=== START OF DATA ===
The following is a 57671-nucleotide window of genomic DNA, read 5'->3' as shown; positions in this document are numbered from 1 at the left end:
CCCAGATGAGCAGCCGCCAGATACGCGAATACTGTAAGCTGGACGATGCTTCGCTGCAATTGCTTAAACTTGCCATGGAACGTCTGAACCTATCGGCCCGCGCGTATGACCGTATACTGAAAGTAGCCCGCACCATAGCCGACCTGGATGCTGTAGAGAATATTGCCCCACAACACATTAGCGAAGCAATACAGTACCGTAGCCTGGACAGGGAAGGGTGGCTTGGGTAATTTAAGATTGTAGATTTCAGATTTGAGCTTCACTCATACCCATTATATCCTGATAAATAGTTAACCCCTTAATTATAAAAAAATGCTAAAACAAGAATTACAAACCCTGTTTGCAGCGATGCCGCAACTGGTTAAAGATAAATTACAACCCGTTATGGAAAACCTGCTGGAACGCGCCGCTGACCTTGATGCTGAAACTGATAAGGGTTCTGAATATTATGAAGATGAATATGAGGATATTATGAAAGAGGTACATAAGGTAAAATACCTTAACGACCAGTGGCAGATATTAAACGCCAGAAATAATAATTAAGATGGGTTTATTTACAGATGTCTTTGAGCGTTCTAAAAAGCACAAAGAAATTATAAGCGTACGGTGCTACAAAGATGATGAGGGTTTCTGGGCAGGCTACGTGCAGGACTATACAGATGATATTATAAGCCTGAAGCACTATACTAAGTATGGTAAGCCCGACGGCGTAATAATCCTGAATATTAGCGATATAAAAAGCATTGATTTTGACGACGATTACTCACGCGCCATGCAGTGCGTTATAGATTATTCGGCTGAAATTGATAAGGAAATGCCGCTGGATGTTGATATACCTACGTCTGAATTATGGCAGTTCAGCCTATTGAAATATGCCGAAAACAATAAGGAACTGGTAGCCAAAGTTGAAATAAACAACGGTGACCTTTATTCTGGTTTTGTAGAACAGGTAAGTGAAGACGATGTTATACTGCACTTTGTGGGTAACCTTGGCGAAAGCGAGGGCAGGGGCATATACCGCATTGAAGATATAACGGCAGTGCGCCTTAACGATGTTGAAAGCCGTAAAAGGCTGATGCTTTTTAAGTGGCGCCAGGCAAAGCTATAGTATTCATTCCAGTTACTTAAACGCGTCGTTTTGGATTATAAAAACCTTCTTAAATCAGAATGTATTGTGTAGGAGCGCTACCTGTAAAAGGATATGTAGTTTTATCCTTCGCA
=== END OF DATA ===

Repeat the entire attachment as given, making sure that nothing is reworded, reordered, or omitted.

The following is a 57671-nucleotide window of genomic DNA, read 5'->3' as shown; positions in this document are numbered from 1 at the left end:
CCCAGATGAGCAGCCGCCAGATACGCGAATACTGTAAGCTGGACGATGCTTCGCTGCAATTGCTTAAACTTGCCATGGAACGTCTGAACCTATCGGCCCGCGCGTATGACCGTATACTGAAAGTAGCCCGCACCATAGCCGACCTGGATGCTGTAGAGAATATTGCCCCACAACACATTAGCGAAGCAATACAGTACCGTAGCCTGGACAGGGAAGGGTGGCTTGGGTAATTTAAGATTGTAGATTTCAGATTTGAGCTTCACTCATACCCATTATATCCTGATAAATAGTTAACCCCTTAATTATAAAAAAATGCTAAAACAAGAATTACAAACCCTGTTTGCAGCGATGCCGCAACTGGTTAAAGATAAATTACAACCCGTTATGGAAAACCTGCTGGAACGCGCCGCTGACCTTGATGCTGAAACTGATAAGGGTTCTGAATATTATGAAGATGAATATGAGGATATTATGAAAGAGGTACATAAGGTAAAATACCTTAACGACCAGTGGCAGATATTAAACGCCAGAAATAATAATTAAGATGGGTTTATTTACAGATGTCTTTGAGCGTTCTAAAAAGCACAAAGAAATTATAAGCGTACGGTGCTACAAAGATGATGAGGGTTTCTGGGCAGGCTACGTGCAGGACTATACAGATGATATTATAAGCCTGAAGCACTATACTAAGTATGGTAAGCCCGACGGCGTAATAATCCTGAATATTAGCGATATAAAAAGCATTGATTTTGACGACGATTACTCACGCGCCATGCAGTGCGTTATAGATTATTCGGCTGAAATTGATAAGGAAATGCCGCTGGATGTTGATATACCTACGTCTGAATTATGGCAGTTCAGCCTATTGAAATATGCCGAAAACAATAAGGAACTGGTAGCCAAAGTTGAAATAAACAACGGTGACCTTTATTCTGGTTTTGTAGAACAGGTAAGTGAAGACGATGTTATACTGCACTTTGTGGGTAACCTTGGCGAAAGCGAGGGCAGGGGCATATACCGCATTGAAGATATAACGGCAGTGCGCCTTAACGATGTTGAAAGCCGTAAAAGGCTGATGCTTTTTAAGTGGCGCCAGGCAAAGCTATAGTATTCATTCCAGTTACTTAAACGCGTCGTTTTGGATTATAAAAACCTTCTTAAATCAGAATGTATTGTGTAGGAGCGCTACCTGTAAAAGGATATGTAGTTTTATCCTTCGCA